University of Pennsylvania Working Papers in Linguistics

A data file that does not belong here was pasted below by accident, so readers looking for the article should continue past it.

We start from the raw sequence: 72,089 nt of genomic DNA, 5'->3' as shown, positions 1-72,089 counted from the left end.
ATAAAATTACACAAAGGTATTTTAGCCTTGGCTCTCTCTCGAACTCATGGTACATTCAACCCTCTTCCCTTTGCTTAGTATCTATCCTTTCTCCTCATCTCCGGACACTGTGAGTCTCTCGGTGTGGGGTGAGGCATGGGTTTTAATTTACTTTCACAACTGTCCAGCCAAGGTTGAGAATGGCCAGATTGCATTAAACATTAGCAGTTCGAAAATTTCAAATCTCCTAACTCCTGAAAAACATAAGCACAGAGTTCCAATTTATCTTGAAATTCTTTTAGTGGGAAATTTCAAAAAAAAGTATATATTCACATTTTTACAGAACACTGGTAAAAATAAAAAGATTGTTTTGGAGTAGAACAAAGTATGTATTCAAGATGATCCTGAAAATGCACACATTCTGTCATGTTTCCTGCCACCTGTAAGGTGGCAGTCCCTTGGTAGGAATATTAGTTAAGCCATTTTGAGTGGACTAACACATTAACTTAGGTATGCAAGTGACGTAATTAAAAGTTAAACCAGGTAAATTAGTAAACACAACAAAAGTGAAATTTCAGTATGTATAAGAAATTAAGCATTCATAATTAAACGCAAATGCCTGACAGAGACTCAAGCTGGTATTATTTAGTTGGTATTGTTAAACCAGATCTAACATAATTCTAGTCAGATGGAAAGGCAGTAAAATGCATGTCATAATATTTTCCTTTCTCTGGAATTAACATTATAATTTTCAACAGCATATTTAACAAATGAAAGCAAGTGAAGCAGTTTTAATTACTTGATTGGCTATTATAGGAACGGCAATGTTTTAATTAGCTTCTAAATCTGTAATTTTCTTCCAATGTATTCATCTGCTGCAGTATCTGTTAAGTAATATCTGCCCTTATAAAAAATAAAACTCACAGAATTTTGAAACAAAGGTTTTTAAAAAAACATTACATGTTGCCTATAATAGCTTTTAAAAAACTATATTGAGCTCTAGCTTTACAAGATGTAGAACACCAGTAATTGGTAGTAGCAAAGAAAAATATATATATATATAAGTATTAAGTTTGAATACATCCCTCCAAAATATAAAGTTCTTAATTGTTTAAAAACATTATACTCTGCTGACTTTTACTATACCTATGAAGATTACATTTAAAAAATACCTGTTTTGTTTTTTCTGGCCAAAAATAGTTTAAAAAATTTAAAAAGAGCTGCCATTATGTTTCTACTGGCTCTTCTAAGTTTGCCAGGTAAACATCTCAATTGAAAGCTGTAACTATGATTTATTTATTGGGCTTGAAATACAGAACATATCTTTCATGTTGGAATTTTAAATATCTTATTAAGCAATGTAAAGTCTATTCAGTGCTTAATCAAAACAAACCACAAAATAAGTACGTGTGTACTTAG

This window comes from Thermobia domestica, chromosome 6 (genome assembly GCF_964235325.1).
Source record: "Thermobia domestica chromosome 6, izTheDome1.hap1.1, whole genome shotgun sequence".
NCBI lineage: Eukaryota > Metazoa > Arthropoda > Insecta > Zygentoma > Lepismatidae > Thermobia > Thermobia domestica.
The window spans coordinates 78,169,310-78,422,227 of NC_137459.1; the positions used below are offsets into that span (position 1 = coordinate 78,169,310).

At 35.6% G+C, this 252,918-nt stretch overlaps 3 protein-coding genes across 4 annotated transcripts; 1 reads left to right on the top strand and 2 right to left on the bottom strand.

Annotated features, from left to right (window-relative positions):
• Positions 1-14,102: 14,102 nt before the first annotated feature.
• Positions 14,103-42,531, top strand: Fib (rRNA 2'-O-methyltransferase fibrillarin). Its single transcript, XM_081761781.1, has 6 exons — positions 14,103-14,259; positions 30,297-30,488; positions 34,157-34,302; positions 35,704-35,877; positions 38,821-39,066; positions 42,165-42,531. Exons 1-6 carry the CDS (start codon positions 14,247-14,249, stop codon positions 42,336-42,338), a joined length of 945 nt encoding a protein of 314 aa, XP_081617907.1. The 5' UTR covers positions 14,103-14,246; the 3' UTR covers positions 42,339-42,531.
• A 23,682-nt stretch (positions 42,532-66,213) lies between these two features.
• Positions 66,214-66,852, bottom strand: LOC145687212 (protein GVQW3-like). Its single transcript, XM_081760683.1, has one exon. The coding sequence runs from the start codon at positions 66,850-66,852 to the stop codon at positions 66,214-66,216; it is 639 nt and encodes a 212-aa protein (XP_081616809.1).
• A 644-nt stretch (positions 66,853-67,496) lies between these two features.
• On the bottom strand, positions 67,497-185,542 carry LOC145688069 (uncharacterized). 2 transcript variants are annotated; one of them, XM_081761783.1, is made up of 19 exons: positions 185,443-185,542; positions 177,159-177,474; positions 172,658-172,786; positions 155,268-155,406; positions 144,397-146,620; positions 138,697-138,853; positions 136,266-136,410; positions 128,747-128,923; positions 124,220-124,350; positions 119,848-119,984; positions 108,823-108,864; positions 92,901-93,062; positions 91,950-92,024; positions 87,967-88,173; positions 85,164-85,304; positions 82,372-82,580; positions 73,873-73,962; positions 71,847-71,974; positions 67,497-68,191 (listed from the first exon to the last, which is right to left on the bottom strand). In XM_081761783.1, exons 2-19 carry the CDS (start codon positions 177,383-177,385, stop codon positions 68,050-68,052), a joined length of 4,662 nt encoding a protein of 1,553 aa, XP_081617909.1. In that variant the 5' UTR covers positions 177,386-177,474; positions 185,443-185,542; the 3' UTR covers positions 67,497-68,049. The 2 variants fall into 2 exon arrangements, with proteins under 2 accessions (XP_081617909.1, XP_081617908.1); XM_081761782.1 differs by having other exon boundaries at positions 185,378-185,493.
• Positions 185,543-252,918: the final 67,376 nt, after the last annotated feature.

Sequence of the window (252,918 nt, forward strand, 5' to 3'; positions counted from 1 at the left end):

In sequences like ‘Lisa frightened/blamed Kate because she…’, verbs influence the likelihood of subsequent pronouns referring to subjects or objects, an effect called implicit causality. In addition to its significance for theories of reference resolution, this effect is important for cognitive and socio-cultural research. A fundamental question has to do with the source of implicit causality effects and how they relate to verb classes (e.g. Stimulus-Experiencer). Furthermore, many researchers use implicit causality as a tool to investigate other aspects of pronoun interpretation. Crucially, this work requires access to pre-existing information about the subject-vs.-object biases of individual verbs. Large-scale studies provide public datasets for English and Spanish. However, lack of large public datasets for typologically-diverse languages is a serious limitation. It is problematic for practical reasons (it poses challenges for experiments on languages without accessible implicit causality norms) and theoretical reasons (it limits our ability to understand implicit causality effects). To address this, we conducted a large-scale study of 149 verbs in Vietnamese and provide a comparison between these Vietnamese verbs and their English equivalents revealing intriguing variations in their implicit causality biases. Crucially, this work creates a database which can serve as a tool for theoretical and practical applications of crosslinguistic research relating to implicit causality.



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